Truth: Not everything needs to be peeled. Fruits and veggies’ skin contains essential nutrients needed by the body. An unpeeled apple for instance has nearly doubled fibers, more Vitamin A, and potassium than a peeled apple. Meanwhile, the potato peel has 20% of the veggies’ nutrients including Vitamin B and fiber. Carrots don’t feel about peeling because the fact that the peel and the underlying veggies are the same color indicates they both have equivalent nutrients. If you don’t peel your fruits and veggies, make sure to rinse them well before eating them. For instance, apples are heavily sprayed but you can also buy organic.

#6: I should wash produce as soon as I get home

Truth: Bacteria can grow while you store your products; therefore, it is best to wash produce before you use it. Besides, washing fruits and veggies before you store them can make them spoil faster. However, due to pandemics, there’s a sudden urge to this often, to prevent them from faster spoilage, be sure to dry them thoroughly with a clean paper towel and wash them again before you eat them just in case.

#7: Mold is the end of the world

Truth: If the fruit and veggie have mold, throw them away. But if you see only a small portion of the mold, it can be salvaged then. Just cut away the part of the moldy spot. If the affected produce is soft fruit and vegetable like tomato, throw it away. The mold can spread under the surface of moist and soft produce.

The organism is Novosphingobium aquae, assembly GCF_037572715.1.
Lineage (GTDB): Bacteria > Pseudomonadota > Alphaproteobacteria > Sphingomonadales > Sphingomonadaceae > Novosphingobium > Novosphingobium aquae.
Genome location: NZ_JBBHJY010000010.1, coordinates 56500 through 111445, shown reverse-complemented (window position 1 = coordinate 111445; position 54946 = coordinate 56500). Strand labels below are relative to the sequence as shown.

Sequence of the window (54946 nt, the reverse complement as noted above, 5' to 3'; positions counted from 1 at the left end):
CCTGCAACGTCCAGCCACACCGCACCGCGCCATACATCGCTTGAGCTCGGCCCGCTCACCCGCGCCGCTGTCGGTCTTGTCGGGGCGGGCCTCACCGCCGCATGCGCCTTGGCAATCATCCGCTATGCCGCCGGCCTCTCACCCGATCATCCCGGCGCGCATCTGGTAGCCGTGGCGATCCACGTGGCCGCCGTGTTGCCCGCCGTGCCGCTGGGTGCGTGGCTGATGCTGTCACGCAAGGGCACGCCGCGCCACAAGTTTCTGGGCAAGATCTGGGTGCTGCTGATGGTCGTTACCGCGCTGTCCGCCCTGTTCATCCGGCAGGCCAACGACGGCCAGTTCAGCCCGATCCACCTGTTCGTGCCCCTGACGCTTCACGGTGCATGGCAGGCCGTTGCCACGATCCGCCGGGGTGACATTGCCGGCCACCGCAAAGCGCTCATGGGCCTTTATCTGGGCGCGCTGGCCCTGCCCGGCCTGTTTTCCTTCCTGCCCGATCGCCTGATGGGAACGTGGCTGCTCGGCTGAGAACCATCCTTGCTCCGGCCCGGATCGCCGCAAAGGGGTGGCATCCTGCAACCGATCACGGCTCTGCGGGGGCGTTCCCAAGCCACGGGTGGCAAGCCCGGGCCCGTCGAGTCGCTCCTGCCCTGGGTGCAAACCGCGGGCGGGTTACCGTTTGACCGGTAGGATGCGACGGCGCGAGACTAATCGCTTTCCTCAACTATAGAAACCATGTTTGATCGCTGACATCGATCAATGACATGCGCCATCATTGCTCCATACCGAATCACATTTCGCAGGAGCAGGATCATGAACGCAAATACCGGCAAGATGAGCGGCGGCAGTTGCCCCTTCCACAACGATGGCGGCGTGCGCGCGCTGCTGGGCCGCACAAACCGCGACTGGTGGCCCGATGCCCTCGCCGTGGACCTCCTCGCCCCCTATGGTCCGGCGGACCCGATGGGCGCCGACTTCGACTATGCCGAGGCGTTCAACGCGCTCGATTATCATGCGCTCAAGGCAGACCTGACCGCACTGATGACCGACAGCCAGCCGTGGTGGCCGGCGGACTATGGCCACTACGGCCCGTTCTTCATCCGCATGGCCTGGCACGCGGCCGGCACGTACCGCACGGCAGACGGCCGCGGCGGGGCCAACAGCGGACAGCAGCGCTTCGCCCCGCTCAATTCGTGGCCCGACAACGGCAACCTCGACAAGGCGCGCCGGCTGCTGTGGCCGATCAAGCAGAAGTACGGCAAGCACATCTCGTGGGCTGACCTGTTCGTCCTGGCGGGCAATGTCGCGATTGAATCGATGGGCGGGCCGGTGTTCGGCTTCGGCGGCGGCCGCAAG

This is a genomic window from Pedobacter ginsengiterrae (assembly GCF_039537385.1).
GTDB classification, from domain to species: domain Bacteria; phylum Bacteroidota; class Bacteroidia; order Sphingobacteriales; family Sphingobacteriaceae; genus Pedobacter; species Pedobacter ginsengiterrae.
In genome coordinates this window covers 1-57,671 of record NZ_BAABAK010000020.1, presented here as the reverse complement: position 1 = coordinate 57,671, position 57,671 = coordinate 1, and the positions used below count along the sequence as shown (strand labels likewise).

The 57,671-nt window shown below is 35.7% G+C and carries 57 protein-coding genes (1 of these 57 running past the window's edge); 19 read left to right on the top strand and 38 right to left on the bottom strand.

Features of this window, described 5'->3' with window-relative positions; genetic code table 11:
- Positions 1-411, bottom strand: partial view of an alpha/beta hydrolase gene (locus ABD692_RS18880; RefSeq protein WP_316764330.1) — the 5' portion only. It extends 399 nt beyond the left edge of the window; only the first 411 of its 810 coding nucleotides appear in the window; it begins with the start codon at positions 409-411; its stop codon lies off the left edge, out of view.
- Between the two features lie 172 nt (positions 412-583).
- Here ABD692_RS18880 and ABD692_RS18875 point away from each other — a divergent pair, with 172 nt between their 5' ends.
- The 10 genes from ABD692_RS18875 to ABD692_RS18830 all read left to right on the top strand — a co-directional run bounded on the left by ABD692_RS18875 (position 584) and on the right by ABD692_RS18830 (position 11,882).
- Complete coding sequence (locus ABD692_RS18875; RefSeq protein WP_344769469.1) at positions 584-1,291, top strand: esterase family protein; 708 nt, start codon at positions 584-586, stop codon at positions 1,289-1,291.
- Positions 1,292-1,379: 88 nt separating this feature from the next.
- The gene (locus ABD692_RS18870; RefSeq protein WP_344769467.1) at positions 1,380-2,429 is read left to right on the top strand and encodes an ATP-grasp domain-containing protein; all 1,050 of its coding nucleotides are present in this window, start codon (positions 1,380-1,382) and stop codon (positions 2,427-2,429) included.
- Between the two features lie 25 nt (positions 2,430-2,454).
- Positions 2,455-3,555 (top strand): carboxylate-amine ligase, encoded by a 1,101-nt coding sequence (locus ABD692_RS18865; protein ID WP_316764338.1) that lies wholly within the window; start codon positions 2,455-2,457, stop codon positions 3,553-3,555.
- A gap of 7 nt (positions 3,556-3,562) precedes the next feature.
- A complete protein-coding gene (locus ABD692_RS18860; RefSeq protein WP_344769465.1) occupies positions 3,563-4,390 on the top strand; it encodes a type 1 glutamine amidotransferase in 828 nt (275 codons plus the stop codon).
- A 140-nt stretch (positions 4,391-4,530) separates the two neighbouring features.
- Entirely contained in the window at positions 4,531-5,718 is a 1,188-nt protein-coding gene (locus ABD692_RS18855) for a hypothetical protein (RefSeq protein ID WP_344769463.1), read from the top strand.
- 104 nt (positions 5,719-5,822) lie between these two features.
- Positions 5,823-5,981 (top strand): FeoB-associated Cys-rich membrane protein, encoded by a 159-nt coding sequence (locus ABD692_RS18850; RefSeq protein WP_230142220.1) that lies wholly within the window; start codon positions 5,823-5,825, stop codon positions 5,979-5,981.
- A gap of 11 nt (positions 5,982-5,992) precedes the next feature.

#8: Washing cannot remove pesticides

Truth: Though not totally, it is still a good idea to wash all your produce. Yes, there are pesticide residues on fruits and veggies that can be harmful. But before you consume them, know that your chance of getting food-borne illness can be lowered. Precautions like rinsing the produce and cutting away mold can make the risk slimmer. However, there’s no need to go crazy on your veggies by using an expensive produce wash.

#9: I need a fancy produce wash

Truth: The use of fruit and vegetable washes claims to kill more bacteria some studies claim that tap water can also do a good job or better. When you rinsed the produce thoroughly with water, it can remove 98% of the bacteria. However, it is unclear whether the residues left are safe to eat.

If you are concerned with the quality of your tap water, you can always use distilled water. You can also make a safe homemade produce wash by mixing one part of vinegar with three parts of water. However, the vinegar may change the taste and texture of the produce.

The only exception to prewashing produce is garlic and onions. Their thin papery skin cannot stand up to moisture, therefore, they will spoil faster. But since you peel these anyway before using them, they will be alright.

Some Good Brands Of Produce Wash: